Category Archives: World War One Tanks

6 Ton Tank (M1917)

The 6 Ton Tank, officially known as the M1917, was a copy of the French Renault FT-17 tank. Because France and America had different engineering standards, many changes had to be made to the M1917s before they could enter service. In the 6 Ton Tank, the steel-rimmed wooden idler wheels of the FT-17 were replaced with wheels
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A7V Sturmpanzer-Kraftwagen

The A7V Sturmpanzer-Kraftwagen was the only tank made by Germany, then the German Empire, during WWI. 100 of them were ordered, but only 25 were actually built. The German authorities at the time could not see the usefulness of the tank, and by the time they did realize it was already too late. Read more

Char d’Assaut Schneider CA1 Heavy Tank

The Char d'Assaut (Assault Tank) Schneider CA1 was France's first production tank and, like the first tanks of other countries, it was a basic box shape on top of an American tractor, in this case the popular Holt. Still, despite being a basic box, this French tank does show a little more grace in its design
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Ford 3 Ton Tank (Two-Man Tank)

During World War I, American forces in France used either French light tanks or British heavy tanks. In 1918, Ford copied the design of the French Renault FT-17 to create an American two-man tank, the Ford 3 Ton Tank. Although it was called a tank, it was really a machine gun carrier. The Ford 3 Ton Tank was
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LK I Light Tank

The LK I was a German light tank that was designed to be simple and easy to produce. Its designer was Joseph Vollmer. Vollmer also had a hand in the creation of the A7V Sturmpanzer-Kraftwagen. Designed in 1918, the LK I, or Leichte Kampfwagen I, had a layout like that of a typical car. It had the
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LK II Light Tank

The LK II light tank was Germany's upgraded version of the LK II. Like the LK I, the LK II only existed as a prototype. The LK II light tank had thicker armor than the LK I. This increased the LK II's weight by almost two tons.  The LK II also had a bigger main gun. Instead
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Mark II and Mark III Heavy Tanks

Britain's 150 Mark I heavy tanks performed so well that Commander in Chief Field Marshal Sir Douglas Haig ordered 1,000 more tanks built. The first 50 of these new tanks were Mark II heavy tanks, half of which were male and half of which were female. Some minor improvements were made to the Mark II, based on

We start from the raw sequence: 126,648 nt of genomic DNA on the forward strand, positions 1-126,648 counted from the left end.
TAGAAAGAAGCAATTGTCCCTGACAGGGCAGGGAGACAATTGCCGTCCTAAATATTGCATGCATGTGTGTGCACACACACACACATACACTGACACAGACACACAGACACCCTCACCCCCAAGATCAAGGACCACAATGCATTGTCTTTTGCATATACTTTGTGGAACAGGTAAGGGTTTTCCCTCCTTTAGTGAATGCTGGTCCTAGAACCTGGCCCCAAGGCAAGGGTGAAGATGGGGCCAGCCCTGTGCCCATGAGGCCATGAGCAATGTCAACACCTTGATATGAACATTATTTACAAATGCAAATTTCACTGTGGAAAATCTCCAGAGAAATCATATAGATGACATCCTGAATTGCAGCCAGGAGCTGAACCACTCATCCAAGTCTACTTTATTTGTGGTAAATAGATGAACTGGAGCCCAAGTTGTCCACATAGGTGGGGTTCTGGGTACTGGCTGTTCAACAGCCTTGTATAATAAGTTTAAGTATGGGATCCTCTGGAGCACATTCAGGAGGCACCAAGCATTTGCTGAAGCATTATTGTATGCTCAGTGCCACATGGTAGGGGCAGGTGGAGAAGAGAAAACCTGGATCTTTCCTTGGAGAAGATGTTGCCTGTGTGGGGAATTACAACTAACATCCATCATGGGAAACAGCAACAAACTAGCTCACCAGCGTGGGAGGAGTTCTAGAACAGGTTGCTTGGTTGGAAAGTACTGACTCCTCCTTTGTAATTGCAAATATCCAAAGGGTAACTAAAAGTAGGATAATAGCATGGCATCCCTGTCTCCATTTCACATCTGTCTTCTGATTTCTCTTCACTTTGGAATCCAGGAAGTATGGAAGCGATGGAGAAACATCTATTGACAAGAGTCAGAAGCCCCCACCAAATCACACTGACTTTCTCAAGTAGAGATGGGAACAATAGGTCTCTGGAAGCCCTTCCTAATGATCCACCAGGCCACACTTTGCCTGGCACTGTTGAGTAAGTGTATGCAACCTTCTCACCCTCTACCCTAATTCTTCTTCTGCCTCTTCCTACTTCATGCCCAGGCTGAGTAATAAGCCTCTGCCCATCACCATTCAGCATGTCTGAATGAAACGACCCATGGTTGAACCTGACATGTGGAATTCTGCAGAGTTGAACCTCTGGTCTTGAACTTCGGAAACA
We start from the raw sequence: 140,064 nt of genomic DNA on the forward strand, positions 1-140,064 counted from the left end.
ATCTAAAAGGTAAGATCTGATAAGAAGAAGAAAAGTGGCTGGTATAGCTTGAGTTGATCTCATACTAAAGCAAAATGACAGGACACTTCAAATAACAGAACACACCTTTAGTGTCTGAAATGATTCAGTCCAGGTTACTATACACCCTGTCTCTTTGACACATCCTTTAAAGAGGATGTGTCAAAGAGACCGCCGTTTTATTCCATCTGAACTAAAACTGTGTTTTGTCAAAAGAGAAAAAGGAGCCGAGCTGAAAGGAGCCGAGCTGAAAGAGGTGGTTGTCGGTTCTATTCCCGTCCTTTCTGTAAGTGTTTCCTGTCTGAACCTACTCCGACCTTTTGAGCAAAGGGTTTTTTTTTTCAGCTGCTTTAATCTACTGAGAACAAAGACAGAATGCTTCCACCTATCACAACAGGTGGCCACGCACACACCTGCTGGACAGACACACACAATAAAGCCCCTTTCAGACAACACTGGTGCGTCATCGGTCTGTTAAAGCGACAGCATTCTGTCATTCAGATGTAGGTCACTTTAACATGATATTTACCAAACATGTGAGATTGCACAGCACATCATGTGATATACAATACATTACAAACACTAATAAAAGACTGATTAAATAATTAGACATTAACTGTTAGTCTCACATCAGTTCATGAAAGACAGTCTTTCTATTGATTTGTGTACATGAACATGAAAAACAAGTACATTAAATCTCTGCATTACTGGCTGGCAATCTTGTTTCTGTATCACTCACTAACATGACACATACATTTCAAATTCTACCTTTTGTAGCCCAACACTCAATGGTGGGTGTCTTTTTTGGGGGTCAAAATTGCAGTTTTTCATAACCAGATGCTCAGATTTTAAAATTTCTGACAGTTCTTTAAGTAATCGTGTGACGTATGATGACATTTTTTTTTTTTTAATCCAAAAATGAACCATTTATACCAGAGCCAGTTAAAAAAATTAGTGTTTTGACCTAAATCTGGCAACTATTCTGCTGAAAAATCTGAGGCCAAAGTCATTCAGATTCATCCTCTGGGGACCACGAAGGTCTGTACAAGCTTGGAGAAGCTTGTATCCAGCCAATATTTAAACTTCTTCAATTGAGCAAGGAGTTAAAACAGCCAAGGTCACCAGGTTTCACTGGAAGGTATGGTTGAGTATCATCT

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Mark IV Heavy Tank

The Mark IV heavy tank was designed in October 1916 and produced between March and April 1917.
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The first time the Mark IV saw action was at the Battle of Messines Ridge on June 7, 1917. However, the Mark IV heavy tank is most famous for its performance at the Battle of Cambrai, which
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Mark V Heavy Tank

The Mark V Heavy Tank was the first of the British heavy tanks to require only one driver. This was because it had a new four-speed epicyclic gearbox, which was designed by W.G. Wilson. Other improvements included better ventilation and improved visibility for the crew. A new 150hp Ricardo engine powered the Mark V. While the Mark IV
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Mark VIII Heavy Tank

The production of the Mark VIII heavy tank, also known as the International, was supposed to have been a joint venture between Britain and the United States. Together, the two countries planned to build 4,450 Mark VIIIs as well as 2,000 Mark Xs. The design of the Mark X was never finished. Of all the British
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Medium A Whippet

The Medium A, or the Whippet, was the only British medium tank that ever saw action during World War I. It was also known as the Tritton Chaser, because it was designed by Sir William Tritton. The Whippet was produced by William Foster's factory, which was in Lincoln, England. It was designed in November 1916, and production began
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